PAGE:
During his second term, he ordered his government to reinterpret Article 9 to permit Japan’s exercise of its right to collective self-defense, which would enable its armed forces to come to the aid of an ally in certain circumstances. Later he proposed amendments to the Constitution, including to Article 9, and pledged that he would ratify them by 2020; this effort, however, failed.

In place of a country repentant about its past, he wanted to build a stronger, top-down government that would feature a robust national security establishment similar to what exists in the United States and Japan’s other peer countries. This project became even more pressing as North Korea developed a nuclear arsenal and China’s military grew along with its economic might. While he was not averse to maintaining stable political and economic ties with Beijing, he never lost sight of the dangers China could pose to Japan’s national security.

Mr. Abe’s embrace of what became known as Abenomics — his three-pronged program of monetary stimulus, fiscal stimulus and industrial policies to encourage new high-tech growth sectors and a more sustainable labor force — similarly reflected his statism. He belatedly came to appreciate that to compete with other nations, Japan had to end its long-term economic stagnation.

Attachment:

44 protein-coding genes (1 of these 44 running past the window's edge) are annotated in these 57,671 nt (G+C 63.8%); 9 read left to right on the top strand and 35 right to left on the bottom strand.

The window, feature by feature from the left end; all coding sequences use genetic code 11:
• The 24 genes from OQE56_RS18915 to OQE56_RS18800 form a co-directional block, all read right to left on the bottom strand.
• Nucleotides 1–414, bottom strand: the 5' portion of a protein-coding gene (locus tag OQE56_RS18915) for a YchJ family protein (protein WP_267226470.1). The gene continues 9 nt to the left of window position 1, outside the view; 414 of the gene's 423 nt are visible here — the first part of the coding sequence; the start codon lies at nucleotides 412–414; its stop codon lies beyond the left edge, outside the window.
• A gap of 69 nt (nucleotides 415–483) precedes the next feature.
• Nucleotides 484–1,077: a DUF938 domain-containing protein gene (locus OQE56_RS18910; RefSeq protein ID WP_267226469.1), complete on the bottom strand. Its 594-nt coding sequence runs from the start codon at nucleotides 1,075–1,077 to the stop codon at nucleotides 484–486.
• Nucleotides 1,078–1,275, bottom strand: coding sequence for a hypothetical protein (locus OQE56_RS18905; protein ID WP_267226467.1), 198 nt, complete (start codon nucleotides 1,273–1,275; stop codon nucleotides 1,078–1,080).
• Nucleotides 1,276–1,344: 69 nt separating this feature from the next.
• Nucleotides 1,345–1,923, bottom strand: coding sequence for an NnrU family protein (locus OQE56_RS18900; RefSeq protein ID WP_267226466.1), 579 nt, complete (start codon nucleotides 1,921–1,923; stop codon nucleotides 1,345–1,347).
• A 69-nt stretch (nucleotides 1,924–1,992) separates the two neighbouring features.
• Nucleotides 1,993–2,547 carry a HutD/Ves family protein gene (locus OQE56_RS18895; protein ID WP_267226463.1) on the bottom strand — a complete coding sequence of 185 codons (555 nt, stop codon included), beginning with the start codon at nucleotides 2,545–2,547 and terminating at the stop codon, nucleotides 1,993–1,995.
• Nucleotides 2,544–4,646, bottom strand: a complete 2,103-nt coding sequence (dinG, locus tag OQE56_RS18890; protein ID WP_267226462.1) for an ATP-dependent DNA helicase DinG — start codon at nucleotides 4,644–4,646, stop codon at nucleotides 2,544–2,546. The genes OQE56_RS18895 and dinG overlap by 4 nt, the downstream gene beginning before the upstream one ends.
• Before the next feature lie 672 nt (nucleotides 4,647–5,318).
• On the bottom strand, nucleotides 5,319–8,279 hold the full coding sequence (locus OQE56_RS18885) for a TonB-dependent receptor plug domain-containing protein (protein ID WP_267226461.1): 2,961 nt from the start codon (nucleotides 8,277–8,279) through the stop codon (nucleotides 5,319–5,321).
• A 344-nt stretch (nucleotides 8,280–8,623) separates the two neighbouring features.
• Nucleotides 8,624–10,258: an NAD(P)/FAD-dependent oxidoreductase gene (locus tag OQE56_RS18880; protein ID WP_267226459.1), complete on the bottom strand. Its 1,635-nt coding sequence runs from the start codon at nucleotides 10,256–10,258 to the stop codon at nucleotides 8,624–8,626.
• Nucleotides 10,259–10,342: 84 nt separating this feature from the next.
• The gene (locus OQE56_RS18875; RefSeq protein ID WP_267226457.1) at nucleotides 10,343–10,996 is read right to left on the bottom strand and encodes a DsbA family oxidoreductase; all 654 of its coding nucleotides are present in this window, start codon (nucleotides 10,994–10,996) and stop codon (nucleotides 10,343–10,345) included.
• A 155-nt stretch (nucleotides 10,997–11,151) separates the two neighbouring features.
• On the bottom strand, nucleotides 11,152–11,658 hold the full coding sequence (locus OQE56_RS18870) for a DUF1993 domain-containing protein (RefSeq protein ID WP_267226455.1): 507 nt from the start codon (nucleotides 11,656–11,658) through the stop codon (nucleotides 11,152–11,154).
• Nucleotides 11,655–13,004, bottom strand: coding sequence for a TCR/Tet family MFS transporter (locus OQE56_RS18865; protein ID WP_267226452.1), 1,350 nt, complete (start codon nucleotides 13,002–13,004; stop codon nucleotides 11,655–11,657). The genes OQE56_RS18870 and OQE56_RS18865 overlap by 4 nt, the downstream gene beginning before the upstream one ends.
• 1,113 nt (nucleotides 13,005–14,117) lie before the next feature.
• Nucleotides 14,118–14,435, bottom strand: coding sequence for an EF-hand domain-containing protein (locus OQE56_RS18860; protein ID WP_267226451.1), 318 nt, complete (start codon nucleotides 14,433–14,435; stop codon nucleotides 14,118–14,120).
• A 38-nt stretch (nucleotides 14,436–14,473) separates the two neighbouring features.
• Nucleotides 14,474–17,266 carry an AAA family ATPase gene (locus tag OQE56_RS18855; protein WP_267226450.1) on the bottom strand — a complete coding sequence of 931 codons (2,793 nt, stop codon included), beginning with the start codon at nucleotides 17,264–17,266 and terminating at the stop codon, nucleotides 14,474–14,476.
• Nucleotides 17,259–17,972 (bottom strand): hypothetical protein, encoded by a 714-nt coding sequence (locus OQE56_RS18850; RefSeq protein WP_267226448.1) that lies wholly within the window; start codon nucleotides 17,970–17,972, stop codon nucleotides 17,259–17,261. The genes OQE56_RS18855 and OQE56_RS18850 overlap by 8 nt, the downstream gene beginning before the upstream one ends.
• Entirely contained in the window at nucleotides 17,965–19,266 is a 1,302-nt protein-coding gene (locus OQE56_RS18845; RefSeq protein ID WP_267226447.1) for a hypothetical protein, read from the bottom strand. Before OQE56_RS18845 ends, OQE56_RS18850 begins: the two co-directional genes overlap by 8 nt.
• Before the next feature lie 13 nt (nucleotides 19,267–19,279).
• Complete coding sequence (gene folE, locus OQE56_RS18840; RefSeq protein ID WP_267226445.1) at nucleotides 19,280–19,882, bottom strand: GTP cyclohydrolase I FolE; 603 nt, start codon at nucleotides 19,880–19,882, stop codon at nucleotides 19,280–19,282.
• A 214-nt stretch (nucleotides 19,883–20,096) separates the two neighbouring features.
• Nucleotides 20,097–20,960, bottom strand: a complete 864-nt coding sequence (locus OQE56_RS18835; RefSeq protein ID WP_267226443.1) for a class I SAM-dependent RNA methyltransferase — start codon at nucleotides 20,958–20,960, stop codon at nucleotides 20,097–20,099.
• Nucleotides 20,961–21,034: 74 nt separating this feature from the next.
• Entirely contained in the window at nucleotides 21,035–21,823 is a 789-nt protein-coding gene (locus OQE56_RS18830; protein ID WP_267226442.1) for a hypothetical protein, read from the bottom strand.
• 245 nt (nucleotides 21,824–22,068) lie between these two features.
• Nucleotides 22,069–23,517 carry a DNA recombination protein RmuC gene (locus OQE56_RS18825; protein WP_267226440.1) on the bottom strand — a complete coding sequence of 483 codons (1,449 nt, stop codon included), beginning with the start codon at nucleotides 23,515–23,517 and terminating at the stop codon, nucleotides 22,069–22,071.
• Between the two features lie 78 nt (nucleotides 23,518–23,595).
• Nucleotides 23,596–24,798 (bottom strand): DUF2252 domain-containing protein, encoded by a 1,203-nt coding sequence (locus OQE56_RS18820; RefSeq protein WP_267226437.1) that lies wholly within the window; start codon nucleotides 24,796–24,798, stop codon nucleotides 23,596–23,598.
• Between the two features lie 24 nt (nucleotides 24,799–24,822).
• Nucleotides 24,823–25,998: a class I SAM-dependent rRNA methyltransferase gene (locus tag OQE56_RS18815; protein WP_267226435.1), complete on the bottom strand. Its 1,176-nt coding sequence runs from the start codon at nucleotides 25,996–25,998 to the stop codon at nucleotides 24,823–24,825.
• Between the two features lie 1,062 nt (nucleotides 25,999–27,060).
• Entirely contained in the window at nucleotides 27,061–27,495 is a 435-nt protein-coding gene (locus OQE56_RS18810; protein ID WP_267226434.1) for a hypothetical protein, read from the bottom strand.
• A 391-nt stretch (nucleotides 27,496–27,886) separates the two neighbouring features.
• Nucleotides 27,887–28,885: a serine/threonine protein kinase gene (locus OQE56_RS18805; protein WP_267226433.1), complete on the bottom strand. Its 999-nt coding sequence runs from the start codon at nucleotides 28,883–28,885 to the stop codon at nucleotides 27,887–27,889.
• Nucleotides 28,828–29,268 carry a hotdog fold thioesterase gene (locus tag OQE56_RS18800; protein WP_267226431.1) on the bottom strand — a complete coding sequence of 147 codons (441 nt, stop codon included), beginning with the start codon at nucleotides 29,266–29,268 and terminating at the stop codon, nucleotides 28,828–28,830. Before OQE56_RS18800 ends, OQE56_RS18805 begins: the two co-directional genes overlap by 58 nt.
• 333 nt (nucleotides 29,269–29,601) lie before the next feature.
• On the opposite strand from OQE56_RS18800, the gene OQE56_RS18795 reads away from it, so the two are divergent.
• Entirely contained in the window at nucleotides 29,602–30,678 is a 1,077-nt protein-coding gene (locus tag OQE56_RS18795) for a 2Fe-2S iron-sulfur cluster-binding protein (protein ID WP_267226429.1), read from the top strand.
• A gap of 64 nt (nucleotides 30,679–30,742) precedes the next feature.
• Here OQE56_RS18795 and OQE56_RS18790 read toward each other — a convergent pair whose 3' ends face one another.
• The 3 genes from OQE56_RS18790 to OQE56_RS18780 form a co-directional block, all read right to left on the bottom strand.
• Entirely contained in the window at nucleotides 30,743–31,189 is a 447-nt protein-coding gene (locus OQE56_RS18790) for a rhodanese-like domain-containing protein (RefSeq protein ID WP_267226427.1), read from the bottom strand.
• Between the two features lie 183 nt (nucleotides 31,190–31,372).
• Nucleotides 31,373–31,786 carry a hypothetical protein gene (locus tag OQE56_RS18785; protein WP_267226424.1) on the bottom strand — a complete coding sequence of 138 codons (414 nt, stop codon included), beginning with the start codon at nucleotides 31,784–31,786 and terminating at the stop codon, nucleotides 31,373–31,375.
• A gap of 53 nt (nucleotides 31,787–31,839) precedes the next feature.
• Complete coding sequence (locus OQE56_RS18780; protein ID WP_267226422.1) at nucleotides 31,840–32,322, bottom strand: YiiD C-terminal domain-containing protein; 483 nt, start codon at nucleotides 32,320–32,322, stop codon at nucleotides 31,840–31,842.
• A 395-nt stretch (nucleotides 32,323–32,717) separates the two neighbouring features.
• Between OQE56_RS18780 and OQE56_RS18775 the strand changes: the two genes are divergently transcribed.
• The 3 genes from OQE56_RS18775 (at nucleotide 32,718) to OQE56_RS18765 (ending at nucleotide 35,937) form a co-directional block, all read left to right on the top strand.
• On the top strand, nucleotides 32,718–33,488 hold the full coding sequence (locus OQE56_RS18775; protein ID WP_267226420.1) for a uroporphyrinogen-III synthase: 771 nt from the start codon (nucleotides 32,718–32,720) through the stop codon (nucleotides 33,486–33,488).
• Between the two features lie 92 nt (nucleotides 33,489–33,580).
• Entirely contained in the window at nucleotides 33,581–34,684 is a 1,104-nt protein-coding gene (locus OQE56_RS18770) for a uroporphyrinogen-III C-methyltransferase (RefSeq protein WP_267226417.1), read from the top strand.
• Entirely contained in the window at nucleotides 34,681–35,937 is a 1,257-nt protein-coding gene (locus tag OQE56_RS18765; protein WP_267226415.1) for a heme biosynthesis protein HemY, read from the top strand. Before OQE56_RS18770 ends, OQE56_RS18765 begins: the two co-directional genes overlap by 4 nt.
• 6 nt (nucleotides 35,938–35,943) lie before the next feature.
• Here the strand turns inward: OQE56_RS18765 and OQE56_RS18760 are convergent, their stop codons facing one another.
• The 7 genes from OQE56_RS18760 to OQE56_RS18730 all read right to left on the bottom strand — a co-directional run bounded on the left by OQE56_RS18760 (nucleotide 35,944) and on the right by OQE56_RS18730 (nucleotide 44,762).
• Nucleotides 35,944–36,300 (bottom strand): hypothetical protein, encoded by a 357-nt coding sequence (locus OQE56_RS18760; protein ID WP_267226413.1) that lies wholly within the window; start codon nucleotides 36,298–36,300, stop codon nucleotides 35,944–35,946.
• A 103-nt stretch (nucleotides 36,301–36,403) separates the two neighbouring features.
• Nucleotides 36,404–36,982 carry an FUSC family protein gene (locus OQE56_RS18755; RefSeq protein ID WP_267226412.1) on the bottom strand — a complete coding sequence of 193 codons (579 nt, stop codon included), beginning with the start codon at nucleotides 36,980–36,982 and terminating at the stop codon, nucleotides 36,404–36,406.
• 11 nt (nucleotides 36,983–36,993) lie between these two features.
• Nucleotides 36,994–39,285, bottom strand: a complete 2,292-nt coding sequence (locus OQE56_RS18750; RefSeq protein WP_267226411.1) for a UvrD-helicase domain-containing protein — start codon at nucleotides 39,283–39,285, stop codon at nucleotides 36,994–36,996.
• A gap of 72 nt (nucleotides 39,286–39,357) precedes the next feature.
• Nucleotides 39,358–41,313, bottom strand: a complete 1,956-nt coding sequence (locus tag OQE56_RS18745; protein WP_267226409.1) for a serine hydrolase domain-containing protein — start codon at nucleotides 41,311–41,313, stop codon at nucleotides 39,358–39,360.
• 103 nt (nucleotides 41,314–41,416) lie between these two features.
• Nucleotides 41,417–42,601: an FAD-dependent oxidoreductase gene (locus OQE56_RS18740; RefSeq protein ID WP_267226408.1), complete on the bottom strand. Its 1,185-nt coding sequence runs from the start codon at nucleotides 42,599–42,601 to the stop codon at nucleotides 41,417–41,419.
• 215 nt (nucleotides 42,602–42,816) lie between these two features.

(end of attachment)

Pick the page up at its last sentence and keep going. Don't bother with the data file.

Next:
His vision of a stronger Japanese state was not universally popular; his zeal for changes to strengthen the state, particularly its national security establishment, often attracted sizable protests. Older Japanese remembered the wartime state all too well and were uncomfortable with rebuilding Japan’s military power, but young Japanese, too, mobilized at times to oppose his moves.

Nevertheless, at the time of his death, it appeared that the Japanese people might finally be coming around to Mr. Abe’s vision. Thanks in part to Russia’s war in Ukraine, a robust majority appeared to support higher levels of military spending.

Even Prime Minister Fumio Kishida, a self-proclaimed liberal dove, has indicated his support for higher military spending to boost the capabilities of Japan’s Self-Defense Forces, a sign of just how much Mr. Abe’s Liberal Democratic Party came to share his vision during his 30-year career.

While his judgment was not always sound and his actions took on authoritarian tinges, I believe Mr. Abe nevertheless left Japan with a state more able to articulate and execute the policies needed to “withstand the raging waves” of the 21st century.

After waging what was at times a lonely fight, Mr. Abe died just as the Japanese people were possibly coming to appreciate his vision of a strong state capable of defending the nation in a dangerous world.

Tobias Harris (@observingjapan) is the author of “The Iconoclast: Shinzo Abe and the New Japan.” He is a senior fellow at the Center for American Progress, where he oversees the national security and international policy team’s work on Asia.